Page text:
Carlos Fuentes Macías was a Mexican novelist and essayist. Among his works are The Death of Artemio Cruz (1962), Aura (1962), Terra Nostra (1975), The Old Gringo (1985) and Christopher Unborn (1987). In his obituary, The New York Times described Fuentes as "one of the most admired writers in the Spanish-speaking world" and an important influence on the Latin American Boom, the "explosion of Latin American literature in the 1960s and '70s", while The Guardian called him "Mexico's most celebrated novelist". His many literary honors include the Miguel de Cervantes Prize as well as Mexico's highest award, the Belisario Domínguez Medal of Honor. He was often named as a likely candidate for the Nobel Prize in Literature, though he never won.

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Original writings

Christensen's writing has focused on literature, history, and art, often with an emphasis on globalism. An early work in this vein was The U.S.-Mexican War, which Carlos Fuentes called 'the clearest, most balanced and fully documented account' of the conflict. [4]

1616: The World in Motion, a global study of one year in the early seventeenth century, is the author's most widely praised book. According to Contemporary Authors,

Several critics praised the book as a lively, often surprising, yet substantial work of history. It 'is a delight, an adventure, a reading and visual treat of the first order,' with Christensen uncovering 'many unimagined and unprecedented connections,' remarked David Walton in the [Cleveland Plain Dealer]. He added: 'The color art of this book is central, and catalyzes the art of digression. Richly, beautifully illustrated, with long, fascinating captions, this is a book to get lost in, hour by hour.' On the ForeWord Reviews website, Leia Menlove noted that 'Christensen manages to portray and connect disparate events with remarkable cogency,' in a style that 'is droll and at times hilarious.' A [Publishers Weekly reviewer ]called [1616] 'a stunning overview of the nascent modern world,' and [Maclean's contributor] Brian Bethune observed that 'Christensen shines ... in his tales of individuals incongruently ricocheting around this newly opened world.' [1]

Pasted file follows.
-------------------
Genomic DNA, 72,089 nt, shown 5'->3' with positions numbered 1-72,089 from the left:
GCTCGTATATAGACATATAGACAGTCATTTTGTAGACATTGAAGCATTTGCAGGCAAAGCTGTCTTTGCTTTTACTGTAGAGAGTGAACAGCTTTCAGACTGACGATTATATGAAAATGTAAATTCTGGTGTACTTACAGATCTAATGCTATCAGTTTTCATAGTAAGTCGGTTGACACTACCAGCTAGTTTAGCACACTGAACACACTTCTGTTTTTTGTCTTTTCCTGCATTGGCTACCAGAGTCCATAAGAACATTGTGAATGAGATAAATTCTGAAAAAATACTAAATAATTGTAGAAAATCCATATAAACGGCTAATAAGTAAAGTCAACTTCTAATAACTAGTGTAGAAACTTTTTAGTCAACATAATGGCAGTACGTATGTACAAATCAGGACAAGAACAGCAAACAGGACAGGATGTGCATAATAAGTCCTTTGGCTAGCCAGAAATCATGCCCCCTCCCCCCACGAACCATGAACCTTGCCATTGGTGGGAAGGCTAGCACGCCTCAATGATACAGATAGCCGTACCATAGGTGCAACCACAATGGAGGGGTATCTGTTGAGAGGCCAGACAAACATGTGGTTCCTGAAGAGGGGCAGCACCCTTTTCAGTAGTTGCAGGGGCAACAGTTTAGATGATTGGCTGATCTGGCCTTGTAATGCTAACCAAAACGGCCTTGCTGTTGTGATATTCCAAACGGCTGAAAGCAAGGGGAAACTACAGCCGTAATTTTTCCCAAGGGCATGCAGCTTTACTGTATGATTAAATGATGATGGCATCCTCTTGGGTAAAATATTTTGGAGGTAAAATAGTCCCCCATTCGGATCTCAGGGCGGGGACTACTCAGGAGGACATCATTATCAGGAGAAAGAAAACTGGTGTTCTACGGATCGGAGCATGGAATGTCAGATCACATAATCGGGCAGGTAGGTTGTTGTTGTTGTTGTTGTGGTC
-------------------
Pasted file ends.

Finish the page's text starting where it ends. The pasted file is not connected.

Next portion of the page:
In April 2016 "1616" will provide the template for a three-day multidisciplinary symposium at Rhodes College in Memphis. Christensen will deliver the keynote address. [5]

In 2014 Christensen published River of Ink: Literature, History, Art, a collection of essays selected from across his career. According to a profile of the author in the San Jose Mercury News, "with dozens of full-color illustrations, the book is a dazzling cabinet of wonders for anyone seeking knowledge about the wider world." [6] Christensen's books include: [3]

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  1. 1 2 3 4 "Thomas Christensen." Contemporary Authors Online. Detroit: Gale, 2013. Biography in Context. Web. 18 Nov. 2015. Retrieved 3/28/2016.
  2. Catamaran Literary Reader. Retrieved 3/28/2016.
  3. 1 2 Author website. Retrieved 3/28/2016.
  4. Author website. Retrieved 3/28/2016.
  5. Rhodes College 1616 Symposium website.
  6. Georgia Rowe, "Tom Christensen's 'River of Ink' traces some of history's more obscure intertwinings," [San Jose Mercury News]. Retrieved 3/28/2016.